Fall is Slowly Approaching: What to Do in the Garden

As soon as the calendar flipped to September and ‘back to school’ was declared, Mother Nature seemed to follow suit. Nighttime temperatures chilled rapidly, and in the mornings, I need to throw on a sweater to head outside. I’ve wholeheartedly embraced the fall season. My pumpkin decorations are out, my candles are flickering on the credenza, and I’m dreaming about all the fun fall activities I want to partake in the coming months. Everything suddenly feels cozier. I’m eager to curl up and read through my TBR (to-be-read) pile of books. I’m irrationally upset over the fact that my wardrobe doesn’t contain more orange hues. My weekly meal plan consists of stews, soups, and root vegetables. Fall is early, and I hope it’s here to stay.

As a gardener, the arrival of fall typically means it’s time to begin the yearly ritual cleanup. I try to get through it bit by bit, attacking some tasks earlier than others, so as not to overwhelm myself in late October or November. If you’re noticing the chill sneaking up on you, but you’re unsure where to start with your cleanup, here are a few suggestions:

Get rid of nightshades: Heat-loving plants are the first to be extracted from my garden. The cold nights begin to stress the eggplants and peppers. A few tomatoes might still appear, but if your plants are no longer producing, browning, and looking less than perky it’s time to pull them and toss them in the brown bin. Never throw diseased plants in your compost, but feel free to toss healthy ones in there.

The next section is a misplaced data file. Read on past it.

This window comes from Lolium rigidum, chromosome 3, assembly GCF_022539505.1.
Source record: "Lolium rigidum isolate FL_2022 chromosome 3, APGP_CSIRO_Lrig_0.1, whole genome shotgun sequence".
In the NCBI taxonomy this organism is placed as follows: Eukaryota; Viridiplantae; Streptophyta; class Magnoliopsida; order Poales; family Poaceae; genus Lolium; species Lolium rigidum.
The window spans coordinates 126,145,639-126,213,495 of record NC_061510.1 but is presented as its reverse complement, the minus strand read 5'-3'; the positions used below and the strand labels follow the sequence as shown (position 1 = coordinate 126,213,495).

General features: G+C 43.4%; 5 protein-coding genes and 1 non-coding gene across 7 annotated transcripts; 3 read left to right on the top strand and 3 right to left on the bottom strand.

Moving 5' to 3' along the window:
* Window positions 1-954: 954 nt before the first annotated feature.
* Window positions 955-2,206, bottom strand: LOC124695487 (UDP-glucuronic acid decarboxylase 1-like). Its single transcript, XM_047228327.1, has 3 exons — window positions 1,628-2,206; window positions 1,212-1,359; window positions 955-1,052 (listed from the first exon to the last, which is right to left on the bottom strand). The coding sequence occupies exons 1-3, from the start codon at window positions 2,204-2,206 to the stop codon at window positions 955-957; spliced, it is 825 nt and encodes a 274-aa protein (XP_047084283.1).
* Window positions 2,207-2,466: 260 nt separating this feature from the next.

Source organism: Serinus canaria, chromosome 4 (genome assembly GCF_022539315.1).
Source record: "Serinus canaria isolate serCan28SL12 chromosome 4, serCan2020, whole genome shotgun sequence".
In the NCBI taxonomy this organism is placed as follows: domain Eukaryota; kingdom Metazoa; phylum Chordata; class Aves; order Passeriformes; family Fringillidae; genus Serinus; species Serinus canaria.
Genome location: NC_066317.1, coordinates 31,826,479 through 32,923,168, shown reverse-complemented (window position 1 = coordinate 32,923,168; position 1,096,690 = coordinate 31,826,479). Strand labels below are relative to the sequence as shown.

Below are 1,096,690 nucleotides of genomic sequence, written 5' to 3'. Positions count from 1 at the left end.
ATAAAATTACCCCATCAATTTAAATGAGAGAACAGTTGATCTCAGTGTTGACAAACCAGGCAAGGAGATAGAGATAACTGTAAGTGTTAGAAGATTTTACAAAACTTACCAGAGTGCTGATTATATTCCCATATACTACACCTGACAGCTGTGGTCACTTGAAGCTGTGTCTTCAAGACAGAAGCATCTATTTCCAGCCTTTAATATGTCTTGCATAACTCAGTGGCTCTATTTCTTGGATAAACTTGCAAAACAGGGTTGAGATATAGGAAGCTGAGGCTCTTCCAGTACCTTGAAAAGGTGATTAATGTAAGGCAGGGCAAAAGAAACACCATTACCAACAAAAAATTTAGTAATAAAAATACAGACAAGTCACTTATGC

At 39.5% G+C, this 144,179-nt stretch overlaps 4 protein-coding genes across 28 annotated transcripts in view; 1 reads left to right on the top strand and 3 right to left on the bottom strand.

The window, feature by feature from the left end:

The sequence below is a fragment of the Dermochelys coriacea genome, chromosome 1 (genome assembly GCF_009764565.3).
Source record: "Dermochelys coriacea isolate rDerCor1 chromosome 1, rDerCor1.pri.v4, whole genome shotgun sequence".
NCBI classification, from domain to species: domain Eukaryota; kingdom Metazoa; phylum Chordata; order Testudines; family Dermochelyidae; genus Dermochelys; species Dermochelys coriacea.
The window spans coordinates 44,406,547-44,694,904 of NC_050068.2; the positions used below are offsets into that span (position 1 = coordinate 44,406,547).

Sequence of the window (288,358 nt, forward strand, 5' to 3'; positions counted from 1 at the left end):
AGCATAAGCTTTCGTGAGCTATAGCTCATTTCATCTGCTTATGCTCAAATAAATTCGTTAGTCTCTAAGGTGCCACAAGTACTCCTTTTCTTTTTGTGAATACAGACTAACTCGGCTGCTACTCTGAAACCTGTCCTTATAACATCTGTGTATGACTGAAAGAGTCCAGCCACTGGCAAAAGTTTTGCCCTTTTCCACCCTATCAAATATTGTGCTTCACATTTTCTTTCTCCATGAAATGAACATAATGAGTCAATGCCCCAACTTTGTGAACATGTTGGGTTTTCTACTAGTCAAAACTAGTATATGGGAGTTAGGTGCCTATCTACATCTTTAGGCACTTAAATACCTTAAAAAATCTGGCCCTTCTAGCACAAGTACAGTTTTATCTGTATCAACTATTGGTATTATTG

Save some bean seeds: I’ve left my first bean plants to die out because I’m planning to save some seeds from a few forgotten pods. Saving bean seeds is incredibly easy, and if you do it, you won’t have to spend money on packets for next season. Leave the pods and harvest the seeds once the pods have dried out completely. 

Get rid of anything disease or pest-infested: Toss skeletonize kale and brassicas into your city compost bin.

Cover beds: If you’re growing anything for a late harvest, you may want to consider adding protection if you’re in a particularly cold climate. A bit of cover is also useful to prevent leaves from falling all over your beds. It’ll also keep pesky squirrels from snatching a last-minute snack. 

Remove non-permanent structures: Decorations, non-permanent trellises, and unused pots and containers can be put away in the shed or garage for the season. Any summer tools (e.g., shade cloth) can be stored away safely, too. 

Don’t forget your fall crops. If you’re growing things like arugula, lettuce, and spinach for a fall or winter harvest, don’t forget about them. Even in the chillier weather, your plants need to be watered and cared for. 

Do these things bit by bit and you’ll discover that the end of the gardening season will become a lot less stressful. It’s the exact same way I treat my house cleaning chores. I do a little bit of something every day. That way, I’m not left pulling my hair to get it all in in a single day.